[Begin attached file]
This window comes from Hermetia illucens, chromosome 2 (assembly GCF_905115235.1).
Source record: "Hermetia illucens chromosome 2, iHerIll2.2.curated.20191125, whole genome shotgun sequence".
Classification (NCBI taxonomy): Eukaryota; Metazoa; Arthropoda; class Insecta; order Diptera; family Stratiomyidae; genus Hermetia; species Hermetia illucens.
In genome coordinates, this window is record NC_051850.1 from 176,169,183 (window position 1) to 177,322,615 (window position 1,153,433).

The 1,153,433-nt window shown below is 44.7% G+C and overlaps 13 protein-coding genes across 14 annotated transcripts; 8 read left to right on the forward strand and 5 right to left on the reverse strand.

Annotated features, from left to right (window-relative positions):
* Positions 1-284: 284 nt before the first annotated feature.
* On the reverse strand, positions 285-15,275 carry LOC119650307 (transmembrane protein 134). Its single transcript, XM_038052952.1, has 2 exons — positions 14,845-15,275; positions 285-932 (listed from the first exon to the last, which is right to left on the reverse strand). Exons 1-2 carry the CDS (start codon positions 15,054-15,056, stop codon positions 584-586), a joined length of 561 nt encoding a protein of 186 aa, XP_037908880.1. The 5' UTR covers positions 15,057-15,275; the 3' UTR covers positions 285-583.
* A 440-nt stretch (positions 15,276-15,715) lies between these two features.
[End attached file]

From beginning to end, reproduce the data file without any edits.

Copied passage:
This window comes from Hermetia illucens, chromosome 2 (assembly GCF_905115235.1).
Source record: "Hermetia illucens chromosome 2, iHerIll2.2.curated.20191125, whole genome shotgun sequence".
Classification (NCBI taxonomy): Eukaryota; Metazoa; Arthropoda; class Insecta; order Diptera; family Stratiomyidae; genus Hermetia; species Hermetia illucens.
In genome coordinates, this window is record NC_051850.1 from 176,169,183 (window position 1) to 177,322,615 (window position 1,153,433).

The 1,153,433-nt window shown below is 44.7% G+C and overlaps 13 protein-coding genes across 14 annotated transcripts; 8 read left to right on the forward strand and 5 right to left on the reverse strand.

Annotated features, from left to right (window-relative positions):
* Positions 1-284: 284 nt before the first annotated feature.
* On the reverse strand, positions 285-15,275 carry LOC119650307 (transmembrane protein 134). Its single transcript, XM_038052952.1, has 2 exons — positions 14,845-15,275; positions 285-932 (listed from the first exon to the last, which is right to left on the reverse strand). Exons 1-2 carry the CDS (start codon positions 15,054-15,056, stop codon positions 584-586), a joined length of 561 nt encoding a protein of 186 aa, XP_037908880.1. The 5' UTR covers positions 15,057-15,275; the 3' UTR covers positions 285-583.
* A 440-nt stretch (positions 15,276-15,715) lies between these two features.